Significant advances have recently been made by ETSI in relation to standardizing the specification of these MIM cards. This will naturally encourage their adoption and implementation by “trade” integrators.

For the “smart security" industry, these developments offer new prospects for growth: delivery of new SIM cards, new secure elements and extended services to offer.

The Internet of Things (IoT) – a “clickable” world
The idea of connecting the virtual world of the internet to the physical world of objects2 and machines will rely on the development of IP networks, particularly IPv.6, which will increase the potential from four billion web addresses to more than 600,000 billion. It will also rely on future generations of cellular networks, particularly LTE (an All-IP network), which will provide bandwidths of more than 100 MB/sec. However, it will be built above all on convergence of wireless technologies (UMTS, HSPA, LTE, Wi-Fi, Wimax, etc.) and contactless technologies, such as those deployed with mobile telephony or home automation applications (NFC, Bluetooth and ZigBee). The total of 800 million NFC phones in 2015 is likely to grow in conjunction with payment and ticketing applications via the reading of RFID tags placed on objects or machines.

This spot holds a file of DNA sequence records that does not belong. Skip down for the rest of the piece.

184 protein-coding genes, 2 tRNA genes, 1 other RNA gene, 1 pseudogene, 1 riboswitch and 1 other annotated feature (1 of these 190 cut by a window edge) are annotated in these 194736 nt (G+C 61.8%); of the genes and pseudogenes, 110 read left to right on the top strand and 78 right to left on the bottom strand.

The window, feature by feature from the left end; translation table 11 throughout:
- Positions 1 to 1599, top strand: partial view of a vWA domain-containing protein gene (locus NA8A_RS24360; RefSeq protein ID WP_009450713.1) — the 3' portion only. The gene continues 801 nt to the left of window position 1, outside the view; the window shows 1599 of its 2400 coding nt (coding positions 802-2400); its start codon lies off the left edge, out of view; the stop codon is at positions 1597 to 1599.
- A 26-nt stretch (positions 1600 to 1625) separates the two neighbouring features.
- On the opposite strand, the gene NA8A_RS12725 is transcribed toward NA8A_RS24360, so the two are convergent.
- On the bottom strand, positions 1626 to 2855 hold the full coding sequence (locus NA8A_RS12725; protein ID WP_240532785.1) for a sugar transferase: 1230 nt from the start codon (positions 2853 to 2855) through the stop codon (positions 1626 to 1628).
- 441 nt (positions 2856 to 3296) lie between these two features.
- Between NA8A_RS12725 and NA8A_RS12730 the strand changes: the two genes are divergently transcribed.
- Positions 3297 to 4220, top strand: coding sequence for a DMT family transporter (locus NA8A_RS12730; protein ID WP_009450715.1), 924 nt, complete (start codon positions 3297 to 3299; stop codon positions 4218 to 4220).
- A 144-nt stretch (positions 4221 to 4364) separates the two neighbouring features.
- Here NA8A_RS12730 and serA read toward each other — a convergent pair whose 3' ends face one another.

The “attitude” tag and safety
The global tags market is already growing strongly3. It will be given a new lease of life through these applications. Like M2M, the Internet of Things markets claim to be secure and trustworthy.

"Security must obviously be an integral part of equipment and objects – a SIM card, a circuit which is physically secure in terms of hardware as well as software – but it must also be considered throughout the data processing chain: in terms of network protocols, applications and services," emphasizes Jean-Pierre Delesse, head of the working group on new form factors with Eurosmart, the international trade body for Smart Security.

The Internet of Things comes into its own
Experts from around the world will present the latest advances and their vision of the sector from 7th to 9th December 2010 at Paris Nord Villepinte, in a completely new conference cycle focusing on this field.

1. STATE OF THE ART (Tuesday 7th December 2010)

The first day of the conference will provide an overview of existing technologies (RFID, GPS, NFC, etc.) and present the main challenges facing the Internet of Things.